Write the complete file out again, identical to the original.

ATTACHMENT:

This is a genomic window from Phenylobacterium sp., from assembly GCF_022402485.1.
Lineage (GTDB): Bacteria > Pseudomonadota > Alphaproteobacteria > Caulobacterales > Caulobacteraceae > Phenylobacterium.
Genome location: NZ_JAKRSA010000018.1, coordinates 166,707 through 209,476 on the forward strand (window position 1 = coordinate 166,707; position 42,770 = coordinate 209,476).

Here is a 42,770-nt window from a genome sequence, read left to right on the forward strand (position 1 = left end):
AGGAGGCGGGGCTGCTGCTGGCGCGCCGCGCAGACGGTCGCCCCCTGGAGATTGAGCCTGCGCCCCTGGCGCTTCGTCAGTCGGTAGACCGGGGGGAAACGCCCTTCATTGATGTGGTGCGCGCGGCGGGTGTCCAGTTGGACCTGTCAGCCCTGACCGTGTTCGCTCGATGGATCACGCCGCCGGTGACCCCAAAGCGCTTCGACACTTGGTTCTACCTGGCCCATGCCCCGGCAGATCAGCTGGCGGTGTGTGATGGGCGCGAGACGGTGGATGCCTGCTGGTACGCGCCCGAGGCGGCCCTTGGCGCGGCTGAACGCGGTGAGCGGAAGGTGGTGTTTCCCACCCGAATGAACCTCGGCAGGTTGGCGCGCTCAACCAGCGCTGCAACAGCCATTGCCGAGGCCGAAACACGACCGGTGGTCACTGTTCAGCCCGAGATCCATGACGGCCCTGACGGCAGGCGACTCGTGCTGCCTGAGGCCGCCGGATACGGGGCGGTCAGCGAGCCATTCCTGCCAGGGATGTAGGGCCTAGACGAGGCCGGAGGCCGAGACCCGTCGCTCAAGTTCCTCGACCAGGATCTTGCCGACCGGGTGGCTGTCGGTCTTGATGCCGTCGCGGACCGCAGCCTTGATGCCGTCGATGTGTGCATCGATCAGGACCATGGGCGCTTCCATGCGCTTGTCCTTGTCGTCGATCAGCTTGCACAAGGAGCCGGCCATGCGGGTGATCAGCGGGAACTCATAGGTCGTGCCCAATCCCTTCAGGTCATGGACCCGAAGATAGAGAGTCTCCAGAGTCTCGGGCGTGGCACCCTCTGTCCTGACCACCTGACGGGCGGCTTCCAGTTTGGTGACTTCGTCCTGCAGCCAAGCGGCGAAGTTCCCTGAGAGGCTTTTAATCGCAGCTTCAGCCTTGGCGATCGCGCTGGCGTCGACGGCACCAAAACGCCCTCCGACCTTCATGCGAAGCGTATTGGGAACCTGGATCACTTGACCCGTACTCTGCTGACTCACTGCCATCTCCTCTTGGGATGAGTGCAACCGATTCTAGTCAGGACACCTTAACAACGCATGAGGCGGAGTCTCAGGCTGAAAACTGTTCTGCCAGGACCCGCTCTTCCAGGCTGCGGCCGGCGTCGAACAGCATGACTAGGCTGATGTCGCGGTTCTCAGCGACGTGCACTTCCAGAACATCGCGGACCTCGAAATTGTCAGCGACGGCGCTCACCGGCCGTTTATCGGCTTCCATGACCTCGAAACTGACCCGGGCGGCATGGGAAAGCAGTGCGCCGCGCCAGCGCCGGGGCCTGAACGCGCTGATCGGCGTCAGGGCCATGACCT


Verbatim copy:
This is a genomic window from Phenylobacterium sp., from assembly GCF_022402485.1.
Lineage (GTDB): Bacteria > Pseudomonadota > Alphaproteobacteria > Caulobacterales > Caulobacteraceae > Phenylobacterium.
Genome location: NZ_JAKRSA010000018.1, coordinates 166,707 through 209,476 on the forward strand (window position 1 = coordinate 166,707; position 42,770 = coordinate 209,476).

Here is a 42,770-nt window from a genome sequence, read left to right on the forward strand (position 1 = left end):
AGGAGGCGGGGCTGCTGCTGGCGCGCCGCGCAGACGGTCGCCCCCTGGAGATTGAGCCTGCGCCCCTGGCGCTTCGTCAGTCGGTAGACCGGGGGGAAACGCCCTTCATTGATGTGGTGCGCGCGGCGGGTGTCCAGTTGGACCTGTCAGCCCTGACCGTGTTCGCTCGATGGATCACGCCGCCGGTGACCCCAAAGCGCTTCGACACTTGGTTCTACCTGGCCCATGCCCCGGCAGATCAGCTGGCGGTGTGTGATGGGCGCGAGACGGTGGATGCCTGCTGGTACGCGCCCGAGGCGGCCCTTGGCGCGGCTGAACGCGGTGAGCGGAAGGTGGTGTTTCCCACCCGAATGAACCTCGGCAGGTTGGCGCGCTCAACCAGCGCTGCAACAGCCATTGCCGAGGCCGAAACACGACCGGTGGTCACTGTTCAGCCCGAGATCCATGACGGCCCTGACGGCAGGCGACTCGTGCTGCCTGAGGCCGCCGGATACGGGGCGGTCAGCGAGCCATTCCTGCCAGGGATGTAGGGCCTAGACGAGGCCGGAGGCCGAGACCCGTCGCTCAAGTTCCTCGACCAGGATCTTGCCGACCGGGTGGCTGTCGGTCTTGATGCCGTCGCGGACCGCAGCCTTGATGCCGTCGATGTGTGCATCGATCAGGACCATGGGCGCTTCCATGCGCTTGTCCTTGTCGTCGATCAGCTTGCACAAGGAGCCGGCCATGCGGGTGATCAGCGGGAACTCATAGGTCGTGCCCAATCCCTTCAGGTCATGGACCCGAAGATAGAGAGTCTCCAGAGTCTCGGGCGTGGCACCCTCTGTCCTGACCACCTGACGGGCGGCTTCCAGTTTGGTGACTTCGTCCTGCAGCCAAGCGGCGAAGTTCCCTGAGAGGCTTTTAATCGCAGCTTCAGCCTTGGCGATCGCGCTGGCGTCGACGGCACCAAAACGCCCTCCGACCTTCATGCGAAGCGTATTGGGAACCTGGATCACTTGACCCGTACTCTGCTGACTCACTGCCATCTCCTCTTGGGATGAGTGCAACCGATTCTAGTCAGGACACCTTAACAACGCATGAGGCGGAGTCTCAGGCTGAAAACTGTTCTGCCAGGACCCGCTCTTCCAGGCTGCGGCCGGCGTCGAACAGCATGACTAGGCTGATGTCGCGGTTCTCAGCGACGTGCACTTCCAGAACATCGCGGACCTCGAAATTGTCAGCGACGGCGCTCACCGGCCGTTTATCGGCTTCCATGACCTCGAAACTGACCCGGGCGGCATGGGAAAGCAGTGCGCCGCGCCAGCGCCGGGGCCTGAACGCGCTGATCGGCGTCAGGGCCATGACCT